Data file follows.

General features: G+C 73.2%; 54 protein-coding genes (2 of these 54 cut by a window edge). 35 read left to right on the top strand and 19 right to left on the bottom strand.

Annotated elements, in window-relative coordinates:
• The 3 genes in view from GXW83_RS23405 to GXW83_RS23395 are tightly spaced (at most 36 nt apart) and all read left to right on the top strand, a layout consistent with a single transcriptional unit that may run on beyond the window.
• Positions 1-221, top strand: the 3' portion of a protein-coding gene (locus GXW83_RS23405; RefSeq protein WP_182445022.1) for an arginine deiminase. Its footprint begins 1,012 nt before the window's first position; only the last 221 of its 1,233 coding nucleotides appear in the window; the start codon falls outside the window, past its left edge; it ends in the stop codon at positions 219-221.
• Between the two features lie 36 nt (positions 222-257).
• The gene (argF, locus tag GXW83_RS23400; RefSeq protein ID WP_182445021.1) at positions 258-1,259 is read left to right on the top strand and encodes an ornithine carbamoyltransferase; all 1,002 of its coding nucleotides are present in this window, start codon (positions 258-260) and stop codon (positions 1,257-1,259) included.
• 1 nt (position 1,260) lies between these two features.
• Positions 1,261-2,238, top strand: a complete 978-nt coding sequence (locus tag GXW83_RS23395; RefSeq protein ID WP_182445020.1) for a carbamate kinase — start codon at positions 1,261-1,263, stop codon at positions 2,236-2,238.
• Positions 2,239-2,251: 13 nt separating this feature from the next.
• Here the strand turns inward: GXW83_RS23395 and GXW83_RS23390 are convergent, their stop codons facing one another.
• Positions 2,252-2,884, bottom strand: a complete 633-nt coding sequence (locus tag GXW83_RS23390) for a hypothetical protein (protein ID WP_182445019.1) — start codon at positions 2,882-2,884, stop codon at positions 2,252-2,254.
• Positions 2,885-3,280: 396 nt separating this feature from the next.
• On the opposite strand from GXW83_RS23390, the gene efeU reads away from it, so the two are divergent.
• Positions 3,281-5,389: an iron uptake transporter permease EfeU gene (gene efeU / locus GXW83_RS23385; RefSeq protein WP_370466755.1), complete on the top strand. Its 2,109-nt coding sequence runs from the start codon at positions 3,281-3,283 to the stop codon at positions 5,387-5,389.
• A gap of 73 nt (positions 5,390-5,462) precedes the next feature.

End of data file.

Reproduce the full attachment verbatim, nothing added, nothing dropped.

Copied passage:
General features: G+C 73.2%; 54 protein-coding genes (2 of these 54 cut by a window edge). 35 read left to right on the top strand and 19 right to left on the bottom strand.

Annotated elements, in window-relative coordinates:
• The 3 genes in view from GXW83_RS23405 to GXW83_RS23395 are tightly spaced (at most 36 nt apart) and all read left to right on the top strand, a layout consistent with a single transcriptional unit that may run on beyond the window.
• Positions 1-221, top strand: the 3' portion of a protein-coding gene (locus GXW83_RS23405; RefSeq protein WP_182445022.1) for an arginine deiminase. Its footprint begins 1,012 nt before the window's first position; only the last 221 of its 1,233 coding nucleotides appear in the window; the start codon falls outside the window, past its left edge; it ends in the stop codon at positions 219-221.
• Between the two features lie 36 nt (positions 222-257).
• The gene (argF, locus tag GXW83_RS23400; RefSeq protein ID WP_182445021.1) at positions 258-1,259 is read left to right on the top strand and encodes an ornithine carbamoyltransferase; all 1,002 of its coding nucleotides are present in this window, start codon (positions 258-260) and stop codon (positions 1,257-1,259) included.
• 1 nt (position 1,260) lies between these two features.
• Positions 1,261-2,238, top strand: a complete 978-nt coding sequence (locus tag GXW83_RS23395; RefSeq protein ID WP_182445020.1) for a carbamate kinase — start codon at positions 1,261-1,263, stop codon at positions 2,236-2,238.
• Positions 2,239-2,251: 13 nt separating this feature from the next.
• Here the strand turns inward: GXW83_RS23395 and GXW83_RS23390 are convergent, their stop codons facing one another.
• Positions 2,252-2,884, bottom strand: a complete 633-nt coding sequence (locus tag GXW83_RS23390) for a hypothetical protein (protein ID WP_182445019.1) — start codon at positions 2,882-2,884, stop codon at positions 2,252-2,254.
• Positions 2,885-3,280: 396 nt separating this feature from the next.
• On the opposite strand from GXW83_RS23390, the gene efeU reads away from it, so the two are divergent.
• Positions 3,281-5,389: an iron uptake transporter permease EfeU gene (gene efeU / locus GXW83_RS23385; RefSeq protein WP_370466755.1), complete on the top strand. Its 2,109-nt coding sequence runs from the start codon at positions 3,281-3,283 to the stop codon at positions 5,387-5,389.
• A gap of 73 nt (positions 5,390-5,462) precedes the next feature.